Regarding indications, the primary use of low-dose, short-acting LAs was in managing chronic pain, followed by acute pain. The most common conditions treated were musculoskeletal and/or myofascial pain and migraines. Additionally, 14% of the studies focused on non-pain-related indications.
In the studies, LAs were applied in various ways, including segmental application, local application, ganglion injections, and mixed approaches. The study’s Figure 5 highlights the evidence gaps in the literature regarding the types of indications and study designs.
The review found that 96.12% of the studies primarily assessed the efficacy of LAs, with a smaller portion focusing on safety. The key outcomes included pain relief, improvements in quality of life, reduced analgesic intake, and better scores on anxiety and depression scales.
While 53.48% of these studies also considered safety, reporting mild and transient adverse reactions, no severe adverse allergic responses or reactions were documented.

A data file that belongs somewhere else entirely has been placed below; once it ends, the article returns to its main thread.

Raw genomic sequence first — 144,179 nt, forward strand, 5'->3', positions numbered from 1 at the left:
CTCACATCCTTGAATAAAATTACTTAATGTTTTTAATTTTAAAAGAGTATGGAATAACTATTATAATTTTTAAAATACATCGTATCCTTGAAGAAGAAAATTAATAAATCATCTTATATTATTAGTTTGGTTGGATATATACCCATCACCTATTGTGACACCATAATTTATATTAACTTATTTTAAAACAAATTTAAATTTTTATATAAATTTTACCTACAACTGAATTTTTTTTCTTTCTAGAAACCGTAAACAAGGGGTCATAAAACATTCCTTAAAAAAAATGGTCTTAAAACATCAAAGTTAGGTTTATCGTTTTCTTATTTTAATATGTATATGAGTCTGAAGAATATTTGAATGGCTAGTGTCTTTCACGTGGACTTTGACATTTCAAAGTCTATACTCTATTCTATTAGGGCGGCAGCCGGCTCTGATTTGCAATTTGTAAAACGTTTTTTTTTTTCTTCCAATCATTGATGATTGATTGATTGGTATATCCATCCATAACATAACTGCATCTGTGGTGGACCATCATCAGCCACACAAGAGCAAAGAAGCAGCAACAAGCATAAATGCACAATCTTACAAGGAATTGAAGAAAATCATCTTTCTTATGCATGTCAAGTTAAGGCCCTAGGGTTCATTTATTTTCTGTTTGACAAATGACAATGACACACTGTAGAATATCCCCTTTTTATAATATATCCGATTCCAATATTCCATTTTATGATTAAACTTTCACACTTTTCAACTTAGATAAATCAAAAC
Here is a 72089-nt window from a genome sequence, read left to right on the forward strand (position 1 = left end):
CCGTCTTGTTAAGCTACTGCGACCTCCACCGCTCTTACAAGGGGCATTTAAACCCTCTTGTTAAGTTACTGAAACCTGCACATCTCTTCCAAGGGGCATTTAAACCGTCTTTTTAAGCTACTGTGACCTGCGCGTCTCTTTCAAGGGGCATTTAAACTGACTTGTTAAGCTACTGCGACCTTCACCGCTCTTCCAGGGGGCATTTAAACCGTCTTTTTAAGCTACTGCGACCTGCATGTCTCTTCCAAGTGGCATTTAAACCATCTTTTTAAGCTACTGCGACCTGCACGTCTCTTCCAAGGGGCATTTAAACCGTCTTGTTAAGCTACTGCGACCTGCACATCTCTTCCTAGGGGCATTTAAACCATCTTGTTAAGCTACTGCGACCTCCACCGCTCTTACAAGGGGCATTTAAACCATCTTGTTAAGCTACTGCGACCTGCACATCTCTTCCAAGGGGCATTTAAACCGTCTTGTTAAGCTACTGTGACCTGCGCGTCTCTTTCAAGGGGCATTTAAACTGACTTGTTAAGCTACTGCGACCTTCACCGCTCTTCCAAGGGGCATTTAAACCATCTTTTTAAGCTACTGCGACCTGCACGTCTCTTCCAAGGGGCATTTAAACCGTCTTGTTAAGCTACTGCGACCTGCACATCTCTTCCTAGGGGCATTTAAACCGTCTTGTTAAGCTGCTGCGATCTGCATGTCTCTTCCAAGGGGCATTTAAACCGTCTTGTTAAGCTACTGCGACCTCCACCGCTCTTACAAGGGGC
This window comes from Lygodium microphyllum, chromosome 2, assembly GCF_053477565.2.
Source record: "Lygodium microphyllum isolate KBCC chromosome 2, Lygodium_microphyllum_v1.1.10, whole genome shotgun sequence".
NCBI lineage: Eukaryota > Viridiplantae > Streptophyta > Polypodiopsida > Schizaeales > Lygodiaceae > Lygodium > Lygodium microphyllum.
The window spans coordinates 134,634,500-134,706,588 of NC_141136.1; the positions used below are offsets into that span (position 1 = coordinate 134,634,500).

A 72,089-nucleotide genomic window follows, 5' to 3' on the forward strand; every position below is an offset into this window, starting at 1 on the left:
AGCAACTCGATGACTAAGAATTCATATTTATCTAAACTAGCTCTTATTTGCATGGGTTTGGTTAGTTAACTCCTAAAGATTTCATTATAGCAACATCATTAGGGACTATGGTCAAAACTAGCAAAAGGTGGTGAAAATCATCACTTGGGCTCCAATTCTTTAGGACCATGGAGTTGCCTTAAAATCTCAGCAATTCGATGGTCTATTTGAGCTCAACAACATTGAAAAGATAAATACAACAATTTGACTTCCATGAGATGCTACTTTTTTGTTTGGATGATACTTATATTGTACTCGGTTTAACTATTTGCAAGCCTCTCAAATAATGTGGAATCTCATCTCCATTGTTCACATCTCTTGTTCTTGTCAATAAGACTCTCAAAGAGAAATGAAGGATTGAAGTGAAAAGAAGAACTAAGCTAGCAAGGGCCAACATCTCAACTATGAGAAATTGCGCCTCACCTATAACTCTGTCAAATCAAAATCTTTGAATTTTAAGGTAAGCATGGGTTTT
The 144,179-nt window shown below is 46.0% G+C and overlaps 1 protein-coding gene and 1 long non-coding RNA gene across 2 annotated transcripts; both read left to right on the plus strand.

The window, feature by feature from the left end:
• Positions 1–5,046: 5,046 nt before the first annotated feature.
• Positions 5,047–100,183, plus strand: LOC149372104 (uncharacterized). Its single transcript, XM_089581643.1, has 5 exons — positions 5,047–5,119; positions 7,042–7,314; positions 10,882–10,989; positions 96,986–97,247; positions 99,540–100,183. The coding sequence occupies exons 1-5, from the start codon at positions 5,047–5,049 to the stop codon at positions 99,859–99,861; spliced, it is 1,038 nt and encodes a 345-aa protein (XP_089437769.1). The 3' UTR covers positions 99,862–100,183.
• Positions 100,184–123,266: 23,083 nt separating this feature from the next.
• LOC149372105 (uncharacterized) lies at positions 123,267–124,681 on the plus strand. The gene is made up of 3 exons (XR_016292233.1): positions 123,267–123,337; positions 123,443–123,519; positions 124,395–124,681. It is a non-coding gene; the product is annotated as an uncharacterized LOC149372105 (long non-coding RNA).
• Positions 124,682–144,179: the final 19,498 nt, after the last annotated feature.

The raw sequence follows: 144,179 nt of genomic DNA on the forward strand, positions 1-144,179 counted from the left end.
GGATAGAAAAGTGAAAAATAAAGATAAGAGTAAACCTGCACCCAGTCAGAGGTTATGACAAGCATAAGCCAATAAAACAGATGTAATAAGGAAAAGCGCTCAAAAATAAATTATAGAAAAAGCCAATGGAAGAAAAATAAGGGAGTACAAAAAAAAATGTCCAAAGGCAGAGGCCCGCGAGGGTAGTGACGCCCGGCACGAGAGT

The study revealed that lidocaine and procaine were the most researched LAs, with lidocaine showing a slightly higher frequency of adverse events, though neither exhibited major adverse effects.
The interventions predominantly showed positive or potentially positive effects, with a minority reporting no effect or providing unclear evidence. A specific focus on acute stress revealed positive impacts, with studies on anxiety and depression as secondary outcomes showing varying degrees of improvement.